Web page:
Trump attacks the Black Lives Matter racial justice movement

United States President Donald Trump speaks at a joint press conference with Polish President Andrzej Duda in the Rose Garden of the White House on June 24, 2020 in Washington, DC.

Drew Angerer | fake pictures

WASHINGTON – President Donald Trump on Thursday launched his most direct attacks to date on the national Black Lives Matter movement for racial justice.

Taking advantage of a quote from a man who runs a fake Black Lives Matter group and a chant that is not popular with protesters, Trump suggested in tweets that the freely organized racial justice movement poses a threat.

Trump was quoting Walter “Hawk” Newsome, who was invited to Fox News earlier that day. In the same interview, Newsome also said that BLM activists should be applauded for arming themselves with weapons, and said that their threat to “burn this system” could be figurative or literal, depending on one’s point of view.

In his tweet, Trump falsely described Newsome as a “leader of the Black Lives Matter.” But in reality, Newsome has repeatedly infuriated the founders of the official Black Lives Matter movement by adopting its nickname and raising money, while taking a racial justice approach that is far more militant than the core branch of the Black Lives Matter movement.

Reached a comment on the Newsome interview with Fox News, a BLM spokesperson told CNBC: “As BLM has told Mr. Newsome in the past, and as it is still true today, Mr. Newsome’s group is not a chapter of BLM and has not entered into any agreement with BLM agreeing to adhere to the basic principles of BLM. ”

CNBC contacted the White House to ask if the president knew that Newsome was not actually a “leader of the Black Lives Matter,” but a spokesman did not respond to questions.

Exactly a minute after Trump tweeted the Newsome quote, he posted another tweet about BLM.

This time, Trump criticized New York Mayor Bill De Blasio’s recently announced decision to paint a “Black Lives Matter” mural on Fifth Avenue in front of one of the Trump Towers, the site of Trump’s former residence. It is one of the five murals that are painted throughout the city.

Trump claims in the tweet that a song about killing the police is “his song”, referring to the Black Lives Matter movement. But that chant has not been popular with protesters in New York or anywhere else in the country following George Floyd’s murder in late May in Minneapolis.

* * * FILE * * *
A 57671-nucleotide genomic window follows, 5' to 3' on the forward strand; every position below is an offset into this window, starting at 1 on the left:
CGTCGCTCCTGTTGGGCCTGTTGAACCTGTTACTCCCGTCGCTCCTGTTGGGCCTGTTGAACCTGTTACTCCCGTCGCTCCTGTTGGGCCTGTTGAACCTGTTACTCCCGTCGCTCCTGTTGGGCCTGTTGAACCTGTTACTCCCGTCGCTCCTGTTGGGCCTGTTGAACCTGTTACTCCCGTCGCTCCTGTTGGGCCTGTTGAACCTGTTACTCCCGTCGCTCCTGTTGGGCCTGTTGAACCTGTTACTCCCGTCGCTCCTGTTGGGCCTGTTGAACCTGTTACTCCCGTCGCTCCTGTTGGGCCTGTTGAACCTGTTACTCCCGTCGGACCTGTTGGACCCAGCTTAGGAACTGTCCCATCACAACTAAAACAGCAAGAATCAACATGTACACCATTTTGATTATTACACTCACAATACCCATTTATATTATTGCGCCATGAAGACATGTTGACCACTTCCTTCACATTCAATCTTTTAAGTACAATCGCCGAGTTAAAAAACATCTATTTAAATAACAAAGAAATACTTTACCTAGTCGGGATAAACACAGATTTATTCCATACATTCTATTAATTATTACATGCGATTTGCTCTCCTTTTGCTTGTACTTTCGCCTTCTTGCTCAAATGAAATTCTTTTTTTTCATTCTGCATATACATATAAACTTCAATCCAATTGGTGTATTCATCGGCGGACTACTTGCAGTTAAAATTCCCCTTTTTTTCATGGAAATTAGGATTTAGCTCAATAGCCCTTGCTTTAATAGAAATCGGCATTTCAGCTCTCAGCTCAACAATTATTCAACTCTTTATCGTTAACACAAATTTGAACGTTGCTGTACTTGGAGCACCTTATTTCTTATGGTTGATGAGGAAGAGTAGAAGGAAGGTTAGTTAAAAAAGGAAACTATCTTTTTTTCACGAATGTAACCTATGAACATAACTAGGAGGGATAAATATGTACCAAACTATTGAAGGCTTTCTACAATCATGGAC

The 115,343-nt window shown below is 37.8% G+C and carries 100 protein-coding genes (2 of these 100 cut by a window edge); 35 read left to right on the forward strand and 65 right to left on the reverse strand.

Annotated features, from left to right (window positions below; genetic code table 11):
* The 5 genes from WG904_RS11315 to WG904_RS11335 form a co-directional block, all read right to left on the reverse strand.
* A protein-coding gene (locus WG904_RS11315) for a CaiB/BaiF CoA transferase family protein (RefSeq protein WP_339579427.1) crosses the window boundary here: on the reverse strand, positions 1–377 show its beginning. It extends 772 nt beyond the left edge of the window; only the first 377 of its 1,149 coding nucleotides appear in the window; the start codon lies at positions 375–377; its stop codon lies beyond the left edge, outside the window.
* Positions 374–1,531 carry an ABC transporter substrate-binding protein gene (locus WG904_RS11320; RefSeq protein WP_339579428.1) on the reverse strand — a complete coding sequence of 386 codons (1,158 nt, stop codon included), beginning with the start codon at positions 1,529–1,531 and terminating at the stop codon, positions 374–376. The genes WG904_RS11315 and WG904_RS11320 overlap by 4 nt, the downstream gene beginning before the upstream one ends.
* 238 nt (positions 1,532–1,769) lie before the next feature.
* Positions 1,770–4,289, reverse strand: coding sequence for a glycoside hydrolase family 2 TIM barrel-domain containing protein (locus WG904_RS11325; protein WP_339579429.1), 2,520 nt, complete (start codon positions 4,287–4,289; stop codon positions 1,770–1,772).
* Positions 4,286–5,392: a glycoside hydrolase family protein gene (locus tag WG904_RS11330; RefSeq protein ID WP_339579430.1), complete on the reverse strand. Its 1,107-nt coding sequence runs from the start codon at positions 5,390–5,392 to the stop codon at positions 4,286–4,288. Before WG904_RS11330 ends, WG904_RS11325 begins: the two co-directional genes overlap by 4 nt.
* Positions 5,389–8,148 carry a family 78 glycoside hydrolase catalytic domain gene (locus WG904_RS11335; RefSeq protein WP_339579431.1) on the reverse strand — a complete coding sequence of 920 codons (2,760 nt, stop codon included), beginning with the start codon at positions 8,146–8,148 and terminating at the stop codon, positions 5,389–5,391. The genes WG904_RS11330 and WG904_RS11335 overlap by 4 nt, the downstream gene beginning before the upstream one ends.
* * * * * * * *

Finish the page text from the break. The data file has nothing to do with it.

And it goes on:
Five minutes after the mural tweet, Trump tweeted: “LAW AND ORDER.” One of his most repeated phrases since the beginning of the national racial justice movement that was sparked by Floyd’s death.

The tweets are nearing the end of a week during which the president, closely following Democrat Joe Biden in presidential polls, has repeatedly tried to sow new racial divisions among Americans.

Over the past seven days, Trump has unleashed a racist nickname for the deadly coronavirus, demanded the restoration of a downed Confederate statue in Washington, tweeted out of context videos of black people attacking white people, tweeted a fake video allegedly showing a “racist baby” “and accused former President Barack Obama of” treason “.

By organizing the same culture wars that helped Trump win the White House in 2016, the president hopes to galvanize his main supporters and create a gap between suburban middle-class white voters and activists protesting in cities across the country.

However, polls increasingly show that Trump’s strategy is counterproductive. Rather than siding with Trump against the protests, some of which have turned violent, most Americans say the country’s leaders should focus on the underlying reasons for the protests and not crack down on them. protesters, even those who break the law.

A New York Times / Siena College poll released this week found that 63% of registered voters said they would rather endorse a presidential candidate “who focuses on the cause of the protests, even when the protests go too far.” Only 31% said they would rather support a candidate “who says we must be tough on protests that go too far.”